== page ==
DETERMINANTS OF HOUSEHOLD FOOD SECURITY IN NAIROBI, KENYA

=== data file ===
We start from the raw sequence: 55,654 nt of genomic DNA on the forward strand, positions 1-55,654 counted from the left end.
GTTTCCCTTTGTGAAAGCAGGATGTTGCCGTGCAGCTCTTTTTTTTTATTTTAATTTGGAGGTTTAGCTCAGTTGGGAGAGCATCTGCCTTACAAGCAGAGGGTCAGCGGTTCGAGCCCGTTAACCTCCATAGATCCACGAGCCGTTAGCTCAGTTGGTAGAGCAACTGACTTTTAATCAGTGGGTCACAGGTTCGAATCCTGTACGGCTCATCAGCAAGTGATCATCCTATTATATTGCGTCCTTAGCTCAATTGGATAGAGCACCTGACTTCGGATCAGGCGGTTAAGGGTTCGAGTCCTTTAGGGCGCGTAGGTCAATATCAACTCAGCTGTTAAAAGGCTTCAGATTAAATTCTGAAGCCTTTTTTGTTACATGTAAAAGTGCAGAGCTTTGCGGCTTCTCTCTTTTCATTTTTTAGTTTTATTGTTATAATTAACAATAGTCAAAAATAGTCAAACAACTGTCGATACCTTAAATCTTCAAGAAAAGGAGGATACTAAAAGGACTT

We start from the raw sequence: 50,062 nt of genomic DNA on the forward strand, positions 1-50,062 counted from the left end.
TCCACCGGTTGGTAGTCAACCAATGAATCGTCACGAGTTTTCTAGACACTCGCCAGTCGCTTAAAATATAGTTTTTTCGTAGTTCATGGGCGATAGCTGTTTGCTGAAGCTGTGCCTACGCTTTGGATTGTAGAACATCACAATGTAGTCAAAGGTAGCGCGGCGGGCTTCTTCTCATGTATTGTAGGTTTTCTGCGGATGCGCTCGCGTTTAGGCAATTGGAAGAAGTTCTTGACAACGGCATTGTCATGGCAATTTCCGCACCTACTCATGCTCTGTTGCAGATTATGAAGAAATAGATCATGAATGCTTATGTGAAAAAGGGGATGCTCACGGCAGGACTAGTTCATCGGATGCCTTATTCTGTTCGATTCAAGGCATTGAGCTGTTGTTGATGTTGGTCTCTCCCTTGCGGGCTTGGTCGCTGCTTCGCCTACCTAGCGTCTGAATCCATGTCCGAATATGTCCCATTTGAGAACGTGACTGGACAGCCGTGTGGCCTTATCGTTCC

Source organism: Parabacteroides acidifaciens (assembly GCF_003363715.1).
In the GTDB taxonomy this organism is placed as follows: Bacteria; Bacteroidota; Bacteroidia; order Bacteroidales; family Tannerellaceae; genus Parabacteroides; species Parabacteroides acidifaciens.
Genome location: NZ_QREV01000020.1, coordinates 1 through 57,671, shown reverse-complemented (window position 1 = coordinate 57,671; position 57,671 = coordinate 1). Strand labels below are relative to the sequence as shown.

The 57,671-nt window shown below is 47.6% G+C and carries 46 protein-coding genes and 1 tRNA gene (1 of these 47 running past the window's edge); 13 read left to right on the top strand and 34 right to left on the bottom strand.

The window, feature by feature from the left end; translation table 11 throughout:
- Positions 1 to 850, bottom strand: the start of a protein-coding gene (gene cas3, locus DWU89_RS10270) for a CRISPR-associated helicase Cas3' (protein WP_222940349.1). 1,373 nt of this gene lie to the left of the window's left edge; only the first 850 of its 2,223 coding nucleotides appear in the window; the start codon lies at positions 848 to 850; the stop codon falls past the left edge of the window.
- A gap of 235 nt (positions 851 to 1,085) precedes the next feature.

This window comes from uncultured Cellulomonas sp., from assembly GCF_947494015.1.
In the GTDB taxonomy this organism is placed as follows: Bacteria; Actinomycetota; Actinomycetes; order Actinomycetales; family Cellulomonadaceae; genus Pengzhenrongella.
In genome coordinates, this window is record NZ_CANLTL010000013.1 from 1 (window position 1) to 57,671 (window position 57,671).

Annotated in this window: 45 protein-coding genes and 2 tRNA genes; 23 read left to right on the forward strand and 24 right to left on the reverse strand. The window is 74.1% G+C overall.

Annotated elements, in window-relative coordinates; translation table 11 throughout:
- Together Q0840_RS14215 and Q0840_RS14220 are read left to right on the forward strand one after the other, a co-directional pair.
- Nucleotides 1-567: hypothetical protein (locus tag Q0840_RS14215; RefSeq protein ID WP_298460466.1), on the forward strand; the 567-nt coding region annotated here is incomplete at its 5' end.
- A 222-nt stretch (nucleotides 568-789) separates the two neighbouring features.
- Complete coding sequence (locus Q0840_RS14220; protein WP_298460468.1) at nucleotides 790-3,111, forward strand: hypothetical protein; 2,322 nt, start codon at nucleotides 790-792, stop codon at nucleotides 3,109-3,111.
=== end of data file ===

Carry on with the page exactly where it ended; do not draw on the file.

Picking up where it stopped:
Following rapidly rising trends in population growth and urbanization, urban food provisioning is emerging as one of the most pressing problems in the developing world. This is especially so in sub-Saharan Africa where the pace of urbanization has contributed to the rise in urban poverty, food insecurity and malnutrition. This study analysed the dietary diversity and determinants of household food security among urban households in Nairobi. Data was collected from a random sample of 150 households in Embakasi Central sub-County in Nairobi. Household food security was analysed using the household dietary diversity score (HDDS) and food insecurity experience scale (FIES) while a probit regression model was used to analyze the determinants of household food security. The results show that while households’ consumption of cereals (88%) and dairy products (98%) was high, the consumption of Vitamin A rich vegetables (28%), eggs (19%), meats (10%), and fish (6%) was limited. The FIES indicates that 85.3% of the sampled households were food insecure ranging from 24% experiencing severe or moderate food insecurity to 61% experiencing slight food insecurity. The results further indicate that the probability of households food security decreases with age (p<0.01) but increases with income (p<0.05) and ownership of food preservation equipment such as refrigerators (p<0.05). The study recommends interventions to enhance dietary diversity and urban food security.